#20
For our Camino 9/18 I tried several different packs. Ospreys and Dueter. Not pleased with any of them. Stumbled on an expensive 35 liter pack with a rain cover. It has lots of little zippered compartments. Very comfortable with about 18 pounds of stuff. Ordered it through Amazon and had some discounts applied. My cost was $17. Used it as carry on luggage. Extremely pleased.
https://www.amazon.com/Gonex-Backpa...ncluded/dp/B01MDTEQVE?ref=pf_ov_at_pdctrvw_dp
 
Camino(s) past & future
Camino del Norte 2016
#21
Gossamer Gear has just released a new bag called the Ranger which is a 35 litre panel loader with a mesh pocket on the back as well. This means it only opens half way but still might be what people are looking for!

Ranger 35
Thanks for this. I have been searching for a panel loading pack....30-35 liters...(I usually get by with 28 liters). I think I may go ultralight instead..(ULA Photon which weighs 28 oz). It is squishy enough to fit under seat if necessary. Then, to deal with top loading issues, I will get a packing cube to lift out...which will unzip all the way. I hate searching in the botton of the pack..and dragging everything out daily..which is the main reason for a panel load. Has anyone used the ULA or the Mountain Laurel Designs Ultralights...or even Zpacks (which have frameless, and some with a minimal arc frame.)
 

H Richards

Active Member
Camino(s) past & future
June 2017 Francés
Oct 2017 Incomplete Le Puy / Francés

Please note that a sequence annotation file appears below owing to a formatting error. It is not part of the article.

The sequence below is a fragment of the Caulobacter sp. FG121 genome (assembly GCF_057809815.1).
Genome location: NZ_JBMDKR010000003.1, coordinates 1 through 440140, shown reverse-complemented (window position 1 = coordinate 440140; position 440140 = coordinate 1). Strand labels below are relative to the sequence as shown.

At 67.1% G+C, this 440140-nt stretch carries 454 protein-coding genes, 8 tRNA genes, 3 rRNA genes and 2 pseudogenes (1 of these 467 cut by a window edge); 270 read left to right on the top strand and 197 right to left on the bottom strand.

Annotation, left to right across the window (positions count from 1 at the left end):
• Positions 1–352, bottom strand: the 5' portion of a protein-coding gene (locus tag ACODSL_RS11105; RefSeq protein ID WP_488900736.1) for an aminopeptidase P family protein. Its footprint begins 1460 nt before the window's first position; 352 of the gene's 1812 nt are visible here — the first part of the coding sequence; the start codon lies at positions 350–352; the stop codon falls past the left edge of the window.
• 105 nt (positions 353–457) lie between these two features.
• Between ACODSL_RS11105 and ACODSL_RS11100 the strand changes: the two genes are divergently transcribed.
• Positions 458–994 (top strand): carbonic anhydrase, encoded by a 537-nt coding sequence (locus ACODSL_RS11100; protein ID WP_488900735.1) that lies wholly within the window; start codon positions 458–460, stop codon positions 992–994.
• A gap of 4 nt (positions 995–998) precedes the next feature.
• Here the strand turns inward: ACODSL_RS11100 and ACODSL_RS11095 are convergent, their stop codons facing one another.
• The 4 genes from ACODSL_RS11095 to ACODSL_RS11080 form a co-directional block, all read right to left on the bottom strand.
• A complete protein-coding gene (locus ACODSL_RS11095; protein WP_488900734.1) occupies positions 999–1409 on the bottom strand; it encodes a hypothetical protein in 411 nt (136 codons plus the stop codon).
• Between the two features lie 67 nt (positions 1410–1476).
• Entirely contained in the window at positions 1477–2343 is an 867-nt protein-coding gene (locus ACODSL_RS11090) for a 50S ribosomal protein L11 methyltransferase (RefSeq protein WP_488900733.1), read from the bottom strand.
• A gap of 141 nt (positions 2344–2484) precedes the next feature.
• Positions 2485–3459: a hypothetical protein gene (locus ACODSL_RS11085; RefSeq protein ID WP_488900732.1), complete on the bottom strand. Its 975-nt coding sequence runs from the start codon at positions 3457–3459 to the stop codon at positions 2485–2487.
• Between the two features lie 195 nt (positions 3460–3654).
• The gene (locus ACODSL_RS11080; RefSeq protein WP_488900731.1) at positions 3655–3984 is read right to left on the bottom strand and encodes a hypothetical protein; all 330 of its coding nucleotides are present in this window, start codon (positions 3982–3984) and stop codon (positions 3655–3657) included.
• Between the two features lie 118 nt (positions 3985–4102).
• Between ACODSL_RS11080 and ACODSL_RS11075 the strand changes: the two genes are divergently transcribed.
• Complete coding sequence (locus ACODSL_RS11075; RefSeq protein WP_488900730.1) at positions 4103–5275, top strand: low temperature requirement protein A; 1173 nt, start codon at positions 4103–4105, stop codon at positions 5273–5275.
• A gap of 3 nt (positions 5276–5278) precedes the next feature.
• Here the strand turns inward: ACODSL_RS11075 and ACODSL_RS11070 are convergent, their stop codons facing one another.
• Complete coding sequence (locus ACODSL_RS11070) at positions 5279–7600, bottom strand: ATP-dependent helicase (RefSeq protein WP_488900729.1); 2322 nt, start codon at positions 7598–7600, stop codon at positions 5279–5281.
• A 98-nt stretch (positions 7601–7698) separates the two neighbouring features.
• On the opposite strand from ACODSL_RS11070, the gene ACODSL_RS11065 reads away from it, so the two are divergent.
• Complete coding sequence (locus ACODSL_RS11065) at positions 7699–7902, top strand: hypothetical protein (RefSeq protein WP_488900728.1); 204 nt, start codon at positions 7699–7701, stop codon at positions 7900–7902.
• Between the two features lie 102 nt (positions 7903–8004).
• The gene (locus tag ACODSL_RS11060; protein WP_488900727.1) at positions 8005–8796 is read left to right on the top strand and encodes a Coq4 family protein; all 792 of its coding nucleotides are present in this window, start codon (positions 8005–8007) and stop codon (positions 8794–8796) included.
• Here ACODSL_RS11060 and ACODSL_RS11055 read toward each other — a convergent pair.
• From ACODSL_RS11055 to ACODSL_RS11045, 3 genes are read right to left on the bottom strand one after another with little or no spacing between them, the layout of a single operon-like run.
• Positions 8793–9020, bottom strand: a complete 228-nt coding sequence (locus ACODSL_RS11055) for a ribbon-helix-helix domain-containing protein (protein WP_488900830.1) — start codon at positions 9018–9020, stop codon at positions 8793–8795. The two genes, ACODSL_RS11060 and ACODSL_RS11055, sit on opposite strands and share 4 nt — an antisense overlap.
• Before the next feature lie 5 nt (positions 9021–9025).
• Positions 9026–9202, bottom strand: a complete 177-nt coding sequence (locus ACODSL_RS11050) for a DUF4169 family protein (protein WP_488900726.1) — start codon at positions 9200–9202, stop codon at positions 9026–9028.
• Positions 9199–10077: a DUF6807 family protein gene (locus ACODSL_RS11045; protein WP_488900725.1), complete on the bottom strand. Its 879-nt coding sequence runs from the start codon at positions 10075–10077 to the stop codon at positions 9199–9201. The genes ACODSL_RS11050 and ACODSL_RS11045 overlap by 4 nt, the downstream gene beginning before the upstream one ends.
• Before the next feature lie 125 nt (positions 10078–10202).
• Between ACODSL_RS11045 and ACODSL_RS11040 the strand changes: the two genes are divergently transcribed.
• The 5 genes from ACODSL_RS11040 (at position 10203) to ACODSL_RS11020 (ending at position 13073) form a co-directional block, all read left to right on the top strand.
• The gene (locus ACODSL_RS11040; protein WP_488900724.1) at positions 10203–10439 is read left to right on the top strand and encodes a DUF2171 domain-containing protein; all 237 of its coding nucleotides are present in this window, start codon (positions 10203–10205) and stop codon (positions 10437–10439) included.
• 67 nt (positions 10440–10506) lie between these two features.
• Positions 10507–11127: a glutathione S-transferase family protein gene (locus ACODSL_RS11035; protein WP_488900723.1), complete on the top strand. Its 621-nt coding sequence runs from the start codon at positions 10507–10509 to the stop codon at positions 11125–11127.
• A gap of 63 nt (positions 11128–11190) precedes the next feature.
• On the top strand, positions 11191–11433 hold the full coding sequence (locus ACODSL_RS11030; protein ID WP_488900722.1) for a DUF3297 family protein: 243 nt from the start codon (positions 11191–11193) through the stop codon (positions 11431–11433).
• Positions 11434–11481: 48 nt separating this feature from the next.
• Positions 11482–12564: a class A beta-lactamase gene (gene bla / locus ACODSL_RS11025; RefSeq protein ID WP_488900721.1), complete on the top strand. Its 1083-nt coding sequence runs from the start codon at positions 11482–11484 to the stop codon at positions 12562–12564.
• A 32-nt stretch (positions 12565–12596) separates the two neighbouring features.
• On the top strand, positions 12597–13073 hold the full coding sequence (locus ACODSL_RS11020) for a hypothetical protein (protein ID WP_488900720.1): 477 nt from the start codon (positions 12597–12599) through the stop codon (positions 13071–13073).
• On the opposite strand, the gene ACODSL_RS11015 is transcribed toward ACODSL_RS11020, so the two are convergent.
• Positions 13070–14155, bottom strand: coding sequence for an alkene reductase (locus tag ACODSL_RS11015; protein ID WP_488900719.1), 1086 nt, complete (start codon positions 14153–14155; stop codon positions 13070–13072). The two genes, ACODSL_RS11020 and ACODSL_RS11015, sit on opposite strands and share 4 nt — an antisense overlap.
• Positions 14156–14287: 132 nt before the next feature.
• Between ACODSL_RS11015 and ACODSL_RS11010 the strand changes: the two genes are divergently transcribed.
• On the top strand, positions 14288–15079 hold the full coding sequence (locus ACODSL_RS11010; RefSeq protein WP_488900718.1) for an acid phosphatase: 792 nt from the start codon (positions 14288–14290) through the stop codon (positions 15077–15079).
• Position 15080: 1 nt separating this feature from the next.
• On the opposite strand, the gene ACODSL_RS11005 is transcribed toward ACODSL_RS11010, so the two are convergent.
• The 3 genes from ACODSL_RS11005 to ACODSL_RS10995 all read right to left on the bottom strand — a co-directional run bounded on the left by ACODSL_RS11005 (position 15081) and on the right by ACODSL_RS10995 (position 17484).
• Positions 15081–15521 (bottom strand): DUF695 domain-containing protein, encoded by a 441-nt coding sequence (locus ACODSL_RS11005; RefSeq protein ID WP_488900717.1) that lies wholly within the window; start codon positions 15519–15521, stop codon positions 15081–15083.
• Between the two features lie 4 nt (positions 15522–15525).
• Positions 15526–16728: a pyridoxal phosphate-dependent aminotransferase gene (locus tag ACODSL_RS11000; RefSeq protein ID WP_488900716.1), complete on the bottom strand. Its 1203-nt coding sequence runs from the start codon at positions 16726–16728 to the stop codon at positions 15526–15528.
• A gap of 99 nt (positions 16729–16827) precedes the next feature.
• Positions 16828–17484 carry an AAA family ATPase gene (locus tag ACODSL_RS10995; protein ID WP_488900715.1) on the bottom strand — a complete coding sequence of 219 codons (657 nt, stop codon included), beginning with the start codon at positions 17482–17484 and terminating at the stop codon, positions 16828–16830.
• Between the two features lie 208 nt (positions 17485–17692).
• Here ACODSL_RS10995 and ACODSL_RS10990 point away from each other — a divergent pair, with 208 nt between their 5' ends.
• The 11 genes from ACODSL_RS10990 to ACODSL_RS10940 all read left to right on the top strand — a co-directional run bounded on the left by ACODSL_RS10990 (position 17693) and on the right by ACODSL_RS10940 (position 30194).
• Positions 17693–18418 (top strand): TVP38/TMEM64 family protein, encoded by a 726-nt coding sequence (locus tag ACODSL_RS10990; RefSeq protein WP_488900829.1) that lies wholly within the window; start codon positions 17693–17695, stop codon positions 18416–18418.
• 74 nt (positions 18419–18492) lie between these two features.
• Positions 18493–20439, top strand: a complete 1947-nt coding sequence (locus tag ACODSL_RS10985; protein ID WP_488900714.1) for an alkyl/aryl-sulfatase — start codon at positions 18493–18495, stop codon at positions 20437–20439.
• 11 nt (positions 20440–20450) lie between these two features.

June/July 2018 Norte
Oct/Nov 2108 Francés
#22
Thanks for the info. Looks like it could be a useful one for a summer camino. I wouldn't want to try and fit my cold-weather sleeping bag into it though. There'd be no room for anything else!

Has anyone any suggestions for a ultralight 40-50 litre backpack suitable for caminos? I'm in the market for one.

The main things I want are front-loading, elastic space / attachments for flip-flops and water bottles, at least one quick access pocket for glasses / suncream etc, and ideally an extra compartment to keep wet or outdoors items separate. Currently my trekking backpack more than fulfills this, but it weighs 1.85kg. I'd love something around the 1kg mark instead.
 

robertt

Active Member
#23
This is personal, but I've never looked for lightness in the pack itself, just comfort and performance. Useful features which add weight can make a pack lighter in effect once it's loaded.

Best to save weight on what I put into the pack. Like a lot of walkers, especially Australians who've gone bush hundreds of miles from shops, accommodation etc, I've learned the hard way that I don't need that spare kitchen sink on my back when walking the Camino. Next time I may leave out kitchen sinks altogether.

As a winter pilgrim I've also learned to wear as much as possible so I don't need to carry. In fact, I now have the saying "If it's not a layer it's an at-home stayer". (For some reason this ingenious slogan has not gone viral or achieved the popularity it so obviously deserves.)
 
Camino(s) past & future
Camino del Norte 2016
#25
Thanks for the info. Looks like it could be a useful one for a summer camino. I wouldn't want to try and fit my cold-weather sleeping bag into it though. There'd be no room for anything else!

Has anyone any suggestions for a ultralight 40-50 litre backpack suitable for caminos? I'm in the market for one.

The main things I want are front-loading, elastic space / attachments for flip-flops and water bottles, at least one quick access pocket for glasses / suncream etc, and ideally an extra compartment to keep wet or outdoors items separate. Currently my trekking backpack more than fulfills this, but it weighs 1.85kg. I'd love something around the 1kg mark instead.
I have heard good things about the ULA CDT 54 Liter...weighs about 24 oz.
 
Camino(s) past & future
😱
#26
Thanks for the info. Looks like it could be a useful one for a summer camino. I wouldn't want to try and fit my cold-weather sleeping bag into it though. There'd be no room for anything else!

Has anyone any suggestions for a ultralight 40-50 litre backpack suitable for caminos? I'm in the market for one.